Let's Talk About Race

by Julius Lester

Paperback, 2008

Status

Available

Collection

Publication

Amistad (2008), Edition: Reprint, 32 pages

Description

The author introduces the concept of race as only one component in an individual's or nation's "story."

User reviews

LibraryThing member lnpowers
I liked this approach to race in that is puts it out there and tells kids that we are all the same in many ways. Some people like pancakes or macaroni and cheese and we are the same in that matter even if we are different in the color of our skin.

This book could be used in a program to teach children how to look at the world in a multicultural way.… (more)
LibraryThing member ekean06
This is an excellent example of an informational book on the idea of race. It describes he different colors and types of people that make up the world and make up the United States. It also introduces the idea that if we all "took off" for a day we might come to knwo and appreciate eachotehr for who we are not what color we are.… (more)
LibraryThing member michelleraphael
A story about a regular person, who happens to be black. The whole book is about how we are all alike, even if we look different. Filled with very colorful and interesting illustrations.
LibraryThing member Ms.Penniman
Retelling: Everyone has a story. The people that say "My race is better than yours are telling a story that is not true." Anyone who says they are better than someone else is telling an untrue story. To know someone's story you have to ask.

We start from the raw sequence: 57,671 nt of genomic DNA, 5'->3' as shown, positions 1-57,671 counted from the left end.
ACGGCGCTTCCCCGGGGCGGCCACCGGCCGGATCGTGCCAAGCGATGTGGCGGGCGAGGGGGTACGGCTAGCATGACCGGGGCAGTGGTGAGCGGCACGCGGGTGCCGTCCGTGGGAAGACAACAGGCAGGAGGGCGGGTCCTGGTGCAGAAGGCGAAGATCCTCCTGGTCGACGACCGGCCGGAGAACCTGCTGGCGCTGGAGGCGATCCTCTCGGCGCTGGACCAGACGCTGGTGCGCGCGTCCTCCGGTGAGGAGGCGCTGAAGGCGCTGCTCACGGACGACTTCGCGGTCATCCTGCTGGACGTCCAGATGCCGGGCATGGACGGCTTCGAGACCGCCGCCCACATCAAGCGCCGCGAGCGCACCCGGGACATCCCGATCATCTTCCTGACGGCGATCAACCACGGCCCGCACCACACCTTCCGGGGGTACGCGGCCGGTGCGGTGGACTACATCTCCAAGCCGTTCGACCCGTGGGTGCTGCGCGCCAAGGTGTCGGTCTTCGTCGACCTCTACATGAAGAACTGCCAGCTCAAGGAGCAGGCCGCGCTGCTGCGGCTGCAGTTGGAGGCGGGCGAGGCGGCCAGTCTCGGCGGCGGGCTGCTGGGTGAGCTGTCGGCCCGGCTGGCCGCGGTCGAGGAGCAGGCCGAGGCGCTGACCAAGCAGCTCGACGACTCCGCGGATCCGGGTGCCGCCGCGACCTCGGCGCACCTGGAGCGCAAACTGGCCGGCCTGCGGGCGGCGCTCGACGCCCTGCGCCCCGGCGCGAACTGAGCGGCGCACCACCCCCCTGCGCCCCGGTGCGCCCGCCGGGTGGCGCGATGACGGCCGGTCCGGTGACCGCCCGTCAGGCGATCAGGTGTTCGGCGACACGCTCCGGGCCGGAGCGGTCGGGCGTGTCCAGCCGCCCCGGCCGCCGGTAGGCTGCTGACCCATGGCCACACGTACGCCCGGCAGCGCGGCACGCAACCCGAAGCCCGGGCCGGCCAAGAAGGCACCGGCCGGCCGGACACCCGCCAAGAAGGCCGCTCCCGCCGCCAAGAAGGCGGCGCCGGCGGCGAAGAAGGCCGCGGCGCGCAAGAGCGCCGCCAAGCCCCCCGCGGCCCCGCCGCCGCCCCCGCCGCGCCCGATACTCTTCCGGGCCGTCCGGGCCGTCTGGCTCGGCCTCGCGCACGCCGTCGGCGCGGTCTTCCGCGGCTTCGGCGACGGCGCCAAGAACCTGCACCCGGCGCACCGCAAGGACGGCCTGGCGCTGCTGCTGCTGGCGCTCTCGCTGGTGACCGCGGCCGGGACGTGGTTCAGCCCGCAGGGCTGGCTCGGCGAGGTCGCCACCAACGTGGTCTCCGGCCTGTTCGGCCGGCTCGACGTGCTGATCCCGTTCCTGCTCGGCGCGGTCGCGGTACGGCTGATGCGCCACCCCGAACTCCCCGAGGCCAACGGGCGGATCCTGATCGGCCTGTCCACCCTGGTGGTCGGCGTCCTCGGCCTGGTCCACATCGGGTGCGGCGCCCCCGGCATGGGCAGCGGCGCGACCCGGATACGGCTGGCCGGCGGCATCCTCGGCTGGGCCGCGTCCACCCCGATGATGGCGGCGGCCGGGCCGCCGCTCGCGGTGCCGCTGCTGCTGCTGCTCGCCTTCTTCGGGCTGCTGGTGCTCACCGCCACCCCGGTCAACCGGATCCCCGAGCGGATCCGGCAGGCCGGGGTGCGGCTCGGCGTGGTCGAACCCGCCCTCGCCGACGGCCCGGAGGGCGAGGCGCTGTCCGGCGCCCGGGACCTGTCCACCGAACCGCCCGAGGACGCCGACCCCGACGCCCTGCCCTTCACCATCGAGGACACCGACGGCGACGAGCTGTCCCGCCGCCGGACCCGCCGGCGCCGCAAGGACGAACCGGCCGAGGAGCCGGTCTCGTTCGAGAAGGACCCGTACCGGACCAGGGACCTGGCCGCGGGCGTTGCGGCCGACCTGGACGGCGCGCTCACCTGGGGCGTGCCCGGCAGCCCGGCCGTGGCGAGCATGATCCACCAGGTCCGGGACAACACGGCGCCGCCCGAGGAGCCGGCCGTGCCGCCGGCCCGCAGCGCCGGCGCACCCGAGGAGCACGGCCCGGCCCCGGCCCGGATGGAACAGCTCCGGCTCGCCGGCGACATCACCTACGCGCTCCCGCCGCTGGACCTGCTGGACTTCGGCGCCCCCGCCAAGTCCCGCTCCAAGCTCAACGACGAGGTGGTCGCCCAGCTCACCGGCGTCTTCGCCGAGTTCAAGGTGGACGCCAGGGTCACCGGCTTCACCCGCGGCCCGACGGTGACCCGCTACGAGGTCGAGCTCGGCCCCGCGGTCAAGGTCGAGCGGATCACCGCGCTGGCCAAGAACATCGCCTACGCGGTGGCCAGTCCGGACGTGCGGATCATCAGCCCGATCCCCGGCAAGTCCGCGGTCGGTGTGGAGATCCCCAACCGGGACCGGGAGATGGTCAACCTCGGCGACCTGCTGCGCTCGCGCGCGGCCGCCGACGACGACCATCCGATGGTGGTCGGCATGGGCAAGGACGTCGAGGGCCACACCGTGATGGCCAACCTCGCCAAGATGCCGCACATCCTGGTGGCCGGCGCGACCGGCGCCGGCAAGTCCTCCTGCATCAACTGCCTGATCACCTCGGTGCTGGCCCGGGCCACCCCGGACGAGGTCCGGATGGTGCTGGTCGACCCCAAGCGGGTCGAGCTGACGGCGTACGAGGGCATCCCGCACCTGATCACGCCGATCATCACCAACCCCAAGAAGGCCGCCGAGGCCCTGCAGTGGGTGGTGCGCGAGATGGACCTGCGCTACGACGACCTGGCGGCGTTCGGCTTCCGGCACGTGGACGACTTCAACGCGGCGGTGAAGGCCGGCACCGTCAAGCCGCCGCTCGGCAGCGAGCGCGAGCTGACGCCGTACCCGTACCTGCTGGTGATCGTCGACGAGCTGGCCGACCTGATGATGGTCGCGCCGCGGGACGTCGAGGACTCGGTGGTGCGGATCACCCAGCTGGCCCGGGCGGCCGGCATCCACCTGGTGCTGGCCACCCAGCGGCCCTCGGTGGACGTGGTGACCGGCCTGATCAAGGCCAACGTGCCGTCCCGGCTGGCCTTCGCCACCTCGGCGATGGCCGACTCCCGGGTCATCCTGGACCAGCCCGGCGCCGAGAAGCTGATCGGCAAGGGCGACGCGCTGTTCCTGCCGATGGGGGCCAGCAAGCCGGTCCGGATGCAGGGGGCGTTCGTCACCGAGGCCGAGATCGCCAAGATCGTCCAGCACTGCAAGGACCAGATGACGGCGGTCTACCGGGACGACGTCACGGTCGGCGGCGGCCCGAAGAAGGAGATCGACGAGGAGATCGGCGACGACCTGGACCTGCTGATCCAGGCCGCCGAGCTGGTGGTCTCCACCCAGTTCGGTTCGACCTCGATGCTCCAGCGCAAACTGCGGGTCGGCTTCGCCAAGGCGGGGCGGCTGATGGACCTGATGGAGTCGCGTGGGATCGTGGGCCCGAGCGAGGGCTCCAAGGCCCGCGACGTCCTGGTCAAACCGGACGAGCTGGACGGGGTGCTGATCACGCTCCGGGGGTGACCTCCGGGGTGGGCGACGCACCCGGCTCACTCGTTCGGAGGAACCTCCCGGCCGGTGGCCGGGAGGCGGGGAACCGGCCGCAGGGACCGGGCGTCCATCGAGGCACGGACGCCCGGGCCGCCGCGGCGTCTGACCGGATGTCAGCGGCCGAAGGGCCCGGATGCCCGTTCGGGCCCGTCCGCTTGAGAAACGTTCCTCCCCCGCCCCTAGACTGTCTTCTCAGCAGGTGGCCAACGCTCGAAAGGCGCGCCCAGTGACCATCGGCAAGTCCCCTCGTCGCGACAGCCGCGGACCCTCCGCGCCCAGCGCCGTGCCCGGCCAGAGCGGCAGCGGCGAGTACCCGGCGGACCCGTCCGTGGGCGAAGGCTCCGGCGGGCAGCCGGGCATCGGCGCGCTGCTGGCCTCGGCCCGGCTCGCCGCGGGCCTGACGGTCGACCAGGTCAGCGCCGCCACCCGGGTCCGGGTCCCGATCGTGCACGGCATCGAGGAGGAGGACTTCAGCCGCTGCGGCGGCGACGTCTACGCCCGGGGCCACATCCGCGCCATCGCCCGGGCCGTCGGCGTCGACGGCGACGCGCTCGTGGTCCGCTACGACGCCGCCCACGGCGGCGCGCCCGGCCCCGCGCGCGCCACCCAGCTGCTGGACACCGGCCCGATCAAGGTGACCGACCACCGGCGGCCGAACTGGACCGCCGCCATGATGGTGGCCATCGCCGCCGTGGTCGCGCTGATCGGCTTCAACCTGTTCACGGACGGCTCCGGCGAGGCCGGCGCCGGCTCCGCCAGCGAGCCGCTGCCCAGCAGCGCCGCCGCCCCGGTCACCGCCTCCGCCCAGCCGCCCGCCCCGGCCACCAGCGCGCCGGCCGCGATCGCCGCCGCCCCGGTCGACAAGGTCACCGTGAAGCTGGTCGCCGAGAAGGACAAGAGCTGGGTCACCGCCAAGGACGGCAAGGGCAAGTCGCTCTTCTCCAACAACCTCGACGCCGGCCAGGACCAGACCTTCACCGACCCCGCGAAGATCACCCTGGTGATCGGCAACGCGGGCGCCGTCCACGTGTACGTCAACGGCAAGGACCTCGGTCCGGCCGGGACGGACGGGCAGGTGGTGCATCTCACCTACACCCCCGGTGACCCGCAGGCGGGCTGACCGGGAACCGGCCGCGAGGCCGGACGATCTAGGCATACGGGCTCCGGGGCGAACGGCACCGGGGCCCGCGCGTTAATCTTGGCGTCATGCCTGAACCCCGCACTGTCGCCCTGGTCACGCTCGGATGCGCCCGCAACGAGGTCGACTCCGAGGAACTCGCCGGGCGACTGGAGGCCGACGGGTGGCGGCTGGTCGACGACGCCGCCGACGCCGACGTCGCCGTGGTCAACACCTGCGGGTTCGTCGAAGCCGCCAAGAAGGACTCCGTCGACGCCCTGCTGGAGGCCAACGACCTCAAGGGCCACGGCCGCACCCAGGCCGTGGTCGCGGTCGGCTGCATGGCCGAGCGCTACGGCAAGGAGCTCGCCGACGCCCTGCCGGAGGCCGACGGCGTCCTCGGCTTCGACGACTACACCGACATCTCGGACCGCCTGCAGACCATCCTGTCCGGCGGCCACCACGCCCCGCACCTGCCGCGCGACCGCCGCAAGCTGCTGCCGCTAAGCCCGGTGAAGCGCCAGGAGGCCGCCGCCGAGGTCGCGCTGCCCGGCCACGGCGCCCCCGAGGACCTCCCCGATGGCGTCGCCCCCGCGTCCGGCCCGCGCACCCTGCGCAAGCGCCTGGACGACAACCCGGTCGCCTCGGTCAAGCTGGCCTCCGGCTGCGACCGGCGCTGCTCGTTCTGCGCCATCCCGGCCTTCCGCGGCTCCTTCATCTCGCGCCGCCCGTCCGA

Thoughts and Feelings: Whew! When I worked in North Philadelphia I heard some extremely insensitive remarks coming from very young children. The holier-than-thou attitude is alive and well. I love that this book encourages people to ask other about their culture and customs, to find out more. Ignorance can be very damaging.… (more)
LibraryThing member lindyvee
This multicultural book takes on the difficult task of explaining the problems with race. It starts by showing the similarities in every person. Then, it addresses the problems caused by thinking one race is better than the other. The author shows that beneath the skin, everyone is alike. He states that everyone has a story and that race isn't all their is to a person.

Although the concept is good, I felt this book was written in a way that would be very difficult for young readers to grasp. The pictures were colorful and he did a good job of depicting different races. However, for me it jumped around a lot and it was hard to stay focused on what the author was trying to say.

This book could be used to start a discussion on how each child is different and alike. Also, each child could tell their "story" to the class and then compare it to others as well.
… (more)
LibraryThing member JoseDelAguila
The author introduces the concept of race as only one component in an individual's or nation's "story."
LibraryThing member MSittig
Julius Lester writes this book because all of our lives are different. There are many things about somebody that makes them unique. Not everyone is the same. This book will have readers understand why no one is alike or the same person. The beautiful paintings on each page brings together the uniqueness of the story.
LibraryThing member yyoon4